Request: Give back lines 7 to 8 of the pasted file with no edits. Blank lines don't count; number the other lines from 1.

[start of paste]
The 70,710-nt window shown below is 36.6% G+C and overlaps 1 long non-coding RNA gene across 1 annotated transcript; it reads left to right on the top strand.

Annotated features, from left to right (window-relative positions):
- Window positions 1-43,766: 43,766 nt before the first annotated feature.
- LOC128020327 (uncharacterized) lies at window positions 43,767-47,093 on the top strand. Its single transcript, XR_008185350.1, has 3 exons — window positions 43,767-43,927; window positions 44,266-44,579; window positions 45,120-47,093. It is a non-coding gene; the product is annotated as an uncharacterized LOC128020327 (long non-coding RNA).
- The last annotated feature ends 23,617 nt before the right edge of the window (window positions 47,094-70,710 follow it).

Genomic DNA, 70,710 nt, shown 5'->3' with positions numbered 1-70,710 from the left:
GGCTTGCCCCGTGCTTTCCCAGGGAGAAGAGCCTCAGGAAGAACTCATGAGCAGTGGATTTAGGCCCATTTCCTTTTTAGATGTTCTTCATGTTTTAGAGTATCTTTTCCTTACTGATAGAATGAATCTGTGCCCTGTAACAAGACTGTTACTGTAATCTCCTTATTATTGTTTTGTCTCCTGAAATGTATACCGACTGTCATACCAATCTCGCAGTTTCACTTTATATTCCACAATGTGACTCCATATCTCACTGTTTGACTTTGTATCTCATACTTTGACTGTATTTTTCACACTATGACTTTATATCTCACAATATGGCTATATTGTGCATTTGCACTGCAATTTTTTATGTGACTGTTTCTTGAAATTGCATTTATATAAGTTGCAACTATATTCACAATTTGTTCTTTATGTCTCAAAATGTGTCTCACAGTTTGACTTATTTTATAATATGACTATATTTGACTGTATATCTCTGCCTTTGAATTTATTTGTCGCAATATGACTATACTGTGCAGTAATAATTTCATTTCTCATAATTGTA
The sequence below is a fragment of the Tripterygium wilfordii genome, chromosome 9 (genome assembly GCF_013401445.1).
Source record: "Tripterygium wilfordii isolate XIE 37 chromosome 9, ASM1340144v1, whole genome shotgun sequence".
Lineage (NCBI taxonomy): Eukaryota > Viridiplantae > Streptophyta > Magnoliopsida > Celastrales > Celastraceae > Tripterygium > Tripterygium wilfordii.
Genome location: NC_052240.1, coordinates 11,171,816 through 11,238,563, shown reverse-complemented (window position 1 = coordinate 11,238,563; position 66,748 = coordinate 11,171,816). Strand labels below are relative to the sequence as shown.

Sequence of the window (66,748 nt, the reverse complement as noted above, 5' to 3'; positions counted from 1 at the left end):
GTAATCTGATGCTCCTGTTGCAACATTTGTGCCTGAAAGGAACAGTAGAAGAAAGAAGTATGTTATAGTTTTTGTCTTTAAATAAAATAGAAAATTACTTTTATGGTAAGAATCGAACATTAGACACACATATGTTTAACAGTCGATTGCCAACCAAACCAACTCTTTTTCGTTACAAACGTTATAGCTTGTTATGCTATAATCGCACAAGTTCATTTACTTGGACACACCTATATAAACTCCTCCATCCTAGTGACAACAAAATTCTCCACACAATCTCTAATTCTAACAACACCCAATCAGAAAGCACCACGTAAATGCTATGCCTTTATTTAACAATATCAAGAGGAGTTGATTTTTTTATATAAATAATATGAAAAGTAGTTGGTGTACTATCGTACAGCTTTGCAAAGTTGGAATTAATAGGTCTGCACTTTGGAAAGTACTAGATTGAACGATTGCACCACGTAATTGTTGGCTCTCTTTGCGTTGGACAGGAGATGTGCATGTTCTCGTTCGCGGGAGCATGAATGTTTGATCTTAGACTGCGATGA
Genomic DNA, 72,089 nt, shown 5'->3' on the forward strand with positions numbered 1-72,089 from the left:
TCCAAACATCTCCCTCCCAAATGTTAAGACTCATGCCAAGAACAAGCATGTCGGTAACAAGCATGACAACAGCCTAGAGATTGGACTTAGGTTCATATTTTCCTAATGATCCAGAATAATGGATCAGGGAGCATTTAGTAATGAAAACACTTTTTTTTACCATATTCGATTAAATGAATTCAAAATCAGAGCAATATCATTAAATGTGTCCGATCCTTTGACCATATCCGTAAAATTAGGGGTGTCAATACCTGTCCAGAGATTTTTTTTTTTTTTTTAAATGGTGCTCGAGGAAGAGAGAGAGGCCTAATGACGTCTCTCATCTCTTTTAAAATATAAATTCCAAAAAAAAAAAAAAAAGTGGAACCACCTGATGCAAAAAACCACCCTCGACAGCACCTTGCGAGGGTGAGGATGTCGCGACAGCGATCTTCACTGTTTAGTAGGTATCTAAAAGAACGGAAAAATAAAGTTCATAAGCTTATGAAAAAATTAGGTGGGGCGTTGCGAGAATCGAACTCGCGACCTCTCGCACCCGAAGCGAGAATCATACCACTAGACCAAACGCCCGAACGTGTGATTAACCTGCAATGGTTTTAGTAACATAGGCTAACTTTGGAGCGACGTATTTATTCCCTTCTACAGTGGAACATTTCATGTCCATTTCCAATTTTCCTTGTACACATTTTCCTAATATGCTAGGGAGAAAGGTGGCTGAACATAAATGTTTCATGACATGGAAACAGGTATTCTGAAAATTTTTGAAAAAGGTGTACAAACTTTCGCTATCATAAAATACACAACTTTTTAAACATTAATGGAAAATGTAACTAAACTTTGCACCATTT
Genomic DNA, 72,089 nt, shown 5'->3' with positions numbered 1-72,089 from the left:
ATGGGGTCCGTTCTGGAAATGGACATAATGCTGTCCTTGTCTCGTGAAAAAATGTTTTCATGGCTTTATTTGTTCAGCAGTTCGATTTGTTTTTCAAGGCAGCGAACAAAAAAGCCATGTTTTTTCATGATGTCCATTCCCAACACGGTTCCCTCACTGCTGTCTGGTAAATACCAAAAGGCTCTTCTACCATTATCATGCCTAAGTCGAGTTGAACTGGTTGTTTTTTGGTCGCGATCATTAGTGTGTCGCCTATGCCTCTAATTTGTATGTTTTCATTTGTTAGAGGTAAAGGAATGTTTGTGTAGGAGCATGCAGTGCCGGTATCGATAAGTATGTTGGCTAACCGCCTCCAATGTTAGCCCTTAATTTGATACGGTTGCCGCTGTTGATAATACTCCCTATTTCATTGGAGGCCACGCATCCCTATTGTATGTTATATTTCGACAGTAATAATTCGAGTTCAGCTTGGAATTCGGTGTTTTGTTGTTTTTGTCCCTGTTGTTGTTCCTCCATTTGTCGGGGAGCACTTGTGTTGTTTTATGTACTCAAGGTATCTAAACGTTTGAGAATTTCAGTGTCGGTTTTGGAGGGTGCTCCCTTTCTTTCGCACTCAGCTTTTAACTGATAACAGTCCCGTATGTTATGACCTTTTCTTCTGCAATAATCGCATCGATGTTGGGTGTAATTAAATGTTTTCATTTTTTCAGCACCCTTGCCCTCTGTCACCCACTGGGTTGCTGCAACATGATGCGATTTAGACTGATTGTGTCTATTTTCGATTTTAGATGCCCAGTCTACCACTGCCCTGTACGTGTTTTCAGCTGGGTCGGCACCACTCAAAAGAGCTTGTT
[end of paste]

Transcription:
GGCTTGCCCCGTGCTTTCCCAGGGAGAAGAGCCTCAGGAAGAACTCATGAGCAGTGGATTTAGGCCCATTTCCTTTTTAGATGTTCTTCATGTTTTAGAGTATCTTTTCCTTACTGATAGAATGAATCTGTGCCCTGTAACAAGACTGTTACTGTAATCTCCTTATTATTGTTTTGTCTCCTGAAATGTATACCGACTGTCATACCAATCTCGCAGTTTCACTTTATATTCCACAATGTGACTCCATATCTCACTGTTTGACTTTGTATCTCATACTTTGACTGTATTTTTCACACTATGACTTTATATCTCACAATATGGCTATATTGTGCATTTGCACTGCAATTTTTTATGTGACTGTTTCTTGAAATTGCATTTATATAAGTTGCAACTATATTCACAATTTGTTCTTTATGTCTCAAAATGTGTCTCACAGTTTGACTTATTTTATAATATGACTATATTTGACTGTATATCTCTGCCTTTGAATTTATTTGTCGCAATATGACTATACTGTGCAGTAATAATTTCATTTCTCATAATTGTA
The sequence below is a fragment of the Tripterygium wilfordii genome, chromosome 9 (genome assembly GCF_013401445.1).